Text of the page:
The new premium rates and the extension of annual payments from 15 to 20 years for farmers in the new Forestry Programme should encourage farmers back in to the scheme, Society of Irish Foresters technical director Pat O’Sullivan has said.

“The new premium increases between 46% to 66% and the return to the 20-year premium for farmers have piqued the interest of farmers and will give many a reason to relook at forestry as an option on their farms, particularly in areas that complement their existing enterprises,” said Jason Fleming, IFA farm forestry chair.

Mark McAuley, director of Forest Industries Ireland (FII) – the forestry group in Ibec – said the new programme “is a massive vote of confidence in the future of the forest sector”, especially compared with the old schemes.

“A farmer who wishes to plant 10ha will now receive over €120,000 more funding compared with the last programme,” he said (Table 1).

“For commercial forest, the new payments add up to nearly €150,000, up from €77,000,” he added.

“The Government has realised that we need to adequately incentivise tree planting because it is absolutely critical to our climate change targets.”

Fleming noted that “the area of broadleaves now required has increased from 15% to 20%, in addition to the area that a farmer needs to set aside for biodiversity enhancement”.

He explained that this reduces the productive forest area by 30% and although farmers will receive premiums for the total area, the financial return for timber sales is reduced to 70% in the long term. “It is vital that ecosystem services are properly valued to pay farmers for non-wood benefits provided by their forests beyond the 20-year premium period.”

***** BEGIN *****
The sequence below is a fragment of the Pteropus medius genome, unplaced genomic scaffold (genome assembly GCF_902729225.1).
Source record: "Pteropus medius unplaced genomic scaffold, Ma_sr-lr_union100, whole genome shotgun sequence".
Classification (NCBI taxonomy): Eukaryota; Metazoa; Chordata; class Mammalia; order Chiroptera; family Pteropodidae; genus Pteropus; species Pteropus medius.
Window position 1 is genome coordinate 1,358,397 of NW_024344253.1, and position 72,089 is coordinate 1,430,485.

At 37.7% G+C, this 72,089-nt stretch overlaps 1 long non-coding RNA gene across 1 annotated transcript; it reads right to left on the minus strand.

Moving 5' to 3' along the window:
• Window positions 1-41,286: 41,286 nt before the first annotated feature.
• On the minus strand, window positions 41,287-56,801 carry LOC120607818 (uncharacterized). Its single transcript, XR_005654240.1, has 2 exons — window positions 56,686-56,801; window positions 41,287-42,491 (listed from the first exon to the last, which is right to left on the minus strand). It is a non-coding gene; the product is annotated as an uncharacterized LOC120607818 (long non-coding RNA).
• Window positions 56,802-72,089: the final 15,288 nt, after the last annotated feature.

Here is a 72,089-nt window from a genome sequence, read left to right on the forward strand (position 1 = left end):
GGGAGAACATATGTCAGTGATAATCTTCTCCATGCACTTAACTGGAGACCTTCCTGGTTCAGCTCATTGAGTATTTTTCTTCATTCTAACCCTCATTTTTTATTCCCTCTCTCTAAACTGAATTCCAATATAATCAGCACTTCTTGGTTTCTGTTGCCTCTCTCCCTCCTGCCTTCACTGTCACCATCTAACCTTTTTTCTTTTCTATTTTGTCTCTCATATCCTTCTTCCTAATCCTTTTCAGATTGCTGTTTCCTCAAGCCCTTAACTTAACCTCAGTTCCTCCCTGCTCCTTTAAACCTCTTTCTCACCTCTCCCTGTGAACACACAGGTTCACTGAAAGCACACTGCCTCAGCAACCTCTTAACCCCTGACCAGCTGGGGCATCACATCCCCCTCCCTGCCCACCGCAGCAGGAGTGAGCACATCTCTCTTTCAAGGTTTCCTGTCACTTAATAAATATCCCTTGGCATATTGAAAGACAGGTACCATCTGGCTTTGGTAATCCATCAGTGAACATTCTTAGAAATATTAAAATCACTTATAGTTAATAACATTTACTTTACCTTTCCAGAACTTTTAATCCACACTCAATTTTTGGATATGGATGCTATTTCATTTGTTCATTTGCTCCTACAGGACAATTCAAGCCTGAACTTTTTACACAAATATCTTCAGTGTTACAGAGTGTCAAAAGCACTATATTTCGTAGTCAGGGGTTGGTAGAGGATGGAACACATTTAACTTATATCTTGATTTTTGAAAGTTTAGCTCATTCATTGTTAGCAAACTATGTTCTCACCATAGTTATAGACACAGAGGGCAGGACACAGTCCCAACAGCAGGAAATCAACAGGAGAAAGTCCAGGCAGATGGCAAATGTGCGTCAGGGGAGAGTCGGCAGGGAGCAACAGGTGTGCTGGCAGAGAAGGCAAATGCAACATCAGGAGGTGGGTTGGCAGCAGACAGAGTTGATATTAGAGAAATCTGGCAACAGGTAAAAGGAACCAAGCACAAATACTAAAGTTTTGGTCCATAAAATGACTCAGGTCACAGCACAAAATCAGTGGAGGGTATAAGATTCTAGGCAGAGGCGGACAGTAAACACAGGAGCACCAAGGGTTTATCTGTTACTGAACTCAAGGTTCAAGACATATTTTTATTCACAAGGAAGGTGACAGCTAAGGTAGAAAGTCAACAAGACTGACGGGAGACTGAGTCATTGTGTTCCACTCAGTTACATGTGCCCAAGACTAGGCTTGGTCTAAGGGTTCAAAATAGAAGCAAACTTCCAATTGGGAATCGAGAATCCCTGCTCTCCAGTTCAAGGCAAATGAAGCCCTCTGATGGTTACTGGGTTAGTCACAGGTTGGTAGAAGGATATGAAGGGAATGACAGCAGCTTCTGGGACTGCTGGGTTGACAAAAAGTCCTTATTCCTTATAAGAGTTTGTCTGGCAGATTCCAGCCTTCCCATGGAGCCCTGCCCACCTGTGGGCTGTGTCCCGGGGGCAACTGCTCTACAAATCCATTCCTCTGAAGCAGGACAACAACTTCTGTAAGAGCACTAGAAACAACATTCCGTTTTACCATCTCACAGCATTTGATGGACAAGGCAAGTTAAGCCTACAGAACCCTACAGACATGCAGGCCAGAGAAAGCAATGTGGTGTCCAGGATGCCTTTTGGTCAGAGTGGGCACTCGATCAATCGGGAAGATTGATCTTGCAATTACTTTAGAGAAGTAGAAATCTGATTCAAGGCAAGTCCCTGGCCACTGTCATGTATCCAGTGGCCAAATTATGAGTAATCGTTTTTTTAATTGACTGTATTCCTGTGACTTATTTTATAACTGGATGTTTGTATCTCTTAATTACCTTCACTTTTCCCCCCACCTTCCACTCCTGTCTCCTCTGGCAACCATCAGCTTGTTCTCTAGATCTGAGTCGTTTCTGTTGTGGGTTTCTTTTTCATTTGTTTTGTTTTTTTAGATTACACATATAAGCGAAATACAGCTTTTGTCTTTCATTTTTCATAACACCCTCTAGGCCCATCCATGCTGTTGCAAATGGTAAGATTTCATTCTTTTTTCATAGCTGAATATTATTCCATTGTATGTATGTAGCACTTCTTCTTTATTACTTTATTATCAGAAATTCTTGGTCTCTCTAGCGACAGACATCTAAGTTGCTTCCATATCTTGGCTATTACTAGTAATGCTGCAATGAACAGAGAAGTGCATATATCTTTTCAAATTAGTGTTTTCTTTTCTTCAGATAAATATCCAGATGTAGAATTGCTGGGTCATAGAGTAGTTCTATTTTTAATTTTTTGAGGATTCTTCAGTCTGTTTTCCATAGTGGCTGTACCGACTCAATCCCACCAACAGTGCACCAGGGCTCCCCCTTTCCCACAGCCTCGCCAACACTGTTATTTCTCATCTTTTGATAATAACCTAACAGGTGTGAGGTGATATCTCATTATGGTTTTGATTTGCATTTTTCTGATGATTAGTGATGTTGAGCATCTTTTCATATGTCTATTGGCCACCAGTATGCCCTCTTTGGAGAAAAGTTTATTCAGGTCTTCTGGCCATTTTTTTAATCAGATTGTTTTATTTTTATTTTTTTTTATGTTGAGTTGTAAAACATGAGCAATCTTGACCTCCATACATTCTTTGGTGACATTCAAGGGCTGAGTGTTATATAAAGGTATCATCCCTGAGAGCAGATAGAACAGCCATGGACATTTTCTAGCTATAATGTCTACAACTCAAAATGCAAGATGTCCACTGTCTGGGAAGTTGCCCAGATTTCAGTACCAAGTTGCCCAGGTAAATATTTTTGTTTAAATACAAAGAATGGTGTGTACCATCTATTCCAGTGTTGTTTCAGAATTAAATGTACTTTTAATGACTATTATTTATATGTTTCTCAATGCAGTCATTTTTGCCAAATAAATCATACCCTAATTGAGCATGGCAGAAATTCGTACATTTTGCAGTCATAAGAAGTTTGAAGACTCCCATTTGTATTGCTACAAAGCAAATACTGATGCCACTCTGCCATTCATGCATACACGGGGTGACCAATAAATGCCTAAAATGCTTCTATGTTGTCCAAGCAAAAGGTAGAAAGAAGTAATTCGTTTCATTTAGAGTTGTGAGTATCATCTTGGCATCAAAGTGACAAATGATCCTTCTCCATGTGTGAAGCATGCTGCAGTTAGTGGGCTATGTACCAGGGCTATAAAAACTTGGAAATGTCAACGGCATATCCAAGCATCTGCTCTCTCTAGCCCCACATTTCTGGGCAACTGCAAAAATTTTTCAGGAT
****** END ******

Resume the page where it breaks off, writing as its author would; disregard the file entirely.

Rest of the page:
Donal Whelan, technical director of the Irish Timber Growers Association (ITGA), said members welcomed the strong funding for the afforestation schemes but said it is vital that the further six proposed interventions are also well supported to maximise the benefits from our existing forests.

“These include supports for sustainable forest management and certification, infrastructure and technology investment and climate resilient reforestation, including reconstitution funding such as ash dieback,” Whelan said.

“The new Forestry Programme is a great commitment from Government to woodland creation,” said Marina Conway, CEO of the Western Forestry Co-op.

“However, I must note my concern regarding the lack of a premium differential between a farmer and non-farmer. I am concerned that institutional investors will outcompete local farmers for land because of access to the same high forest premiums. This has the potential to distort land markets with consequential impacts on farm forestry and farm families.”

Padraig Egan, general manager of SWS Forestry, reflected the overall response of forestry companies.

“The premium increases are extremely welcome and should attract strong investment in afforestation,” he said.

“However, the 20% grant increases do not reflect increased costs and need to be adjusted in line with inflation.”

Michael Moroney, CEO of the Association of Farm & Forestry Contractors in Ireland (FCI), said: “Investment in farm forestry has never been more attractive and will be supported by a forestry contractors.”


He shared Padraig Egan’s view about the increase in the establishment grant, which does not take inflation into account.

“For example, recent increased costs include a doubling of fuel and lubrication oil prices and an increase of over 30% in machinery costs,” he said.

“In addition, there has been a trebling in the cost of diesel exhaust additive – commonly known as AdBlue. All these increases have occurred at a time when skilled labour is scarce and increasing in cost.”

A number of stakeholders including the IFA said that ash dieback has to be addressed within the new programme to restore confidence.

“The programme requires a major promotional drive to ensure its success,” Pat O’Sullivan added.